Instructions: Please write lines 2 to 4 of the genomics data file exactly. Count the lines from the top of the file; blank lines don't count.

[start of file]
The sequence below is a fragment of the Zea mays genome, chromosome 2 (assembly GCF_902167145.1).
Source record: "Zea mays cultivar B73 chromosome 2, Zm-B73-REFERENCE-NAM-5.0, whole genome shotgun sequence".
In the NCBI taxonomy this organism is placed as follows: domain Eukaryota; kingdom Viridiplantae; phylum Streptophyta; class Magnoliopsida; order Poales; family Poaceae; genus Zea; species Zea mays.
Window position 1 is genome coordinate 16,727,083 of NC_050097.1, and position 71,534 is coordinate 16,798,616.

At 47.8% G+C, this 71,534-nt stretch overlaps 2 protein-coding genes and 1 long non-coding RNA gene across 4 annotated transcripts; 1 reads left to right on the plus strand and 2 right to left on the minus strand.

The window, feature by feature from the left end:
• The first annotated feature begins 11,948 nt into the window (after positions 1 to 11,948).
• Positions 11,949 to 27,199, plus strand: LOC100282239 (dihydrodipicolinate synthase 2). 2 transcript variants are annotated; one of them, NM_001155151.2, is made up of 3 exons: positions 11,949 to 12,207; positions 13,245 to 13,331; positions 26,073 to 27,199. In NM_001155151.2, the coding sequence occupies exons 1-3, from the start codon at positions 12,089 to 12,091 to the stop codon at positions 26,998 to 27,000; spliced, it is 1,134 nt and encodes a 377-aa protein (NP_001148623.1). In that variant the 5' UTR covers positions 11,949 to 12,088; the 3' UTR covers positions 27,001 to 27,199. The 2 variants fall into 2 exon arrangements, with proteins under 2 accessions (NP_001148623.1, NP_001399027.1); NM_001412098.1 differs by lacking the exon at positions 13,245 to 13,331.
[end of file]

Source record: "Zea mays cultivar B73 chromosome 2, Zm-B73-REFERENCE-NAM-5.0, whole genome shotgun sequence".
In the NCBI taxonomy this organism is placed as follows: domain Eukaryota; kingdom Viridiplantae; phylum Streptophyta; class Magnoliopsida; order Poales; family Poaceae; genus Zea; species Zea mays.
Window position 1 is genome coordinate 16,727,083 of NC_050097.1, and position 71,534 is coordinate 16,798,616.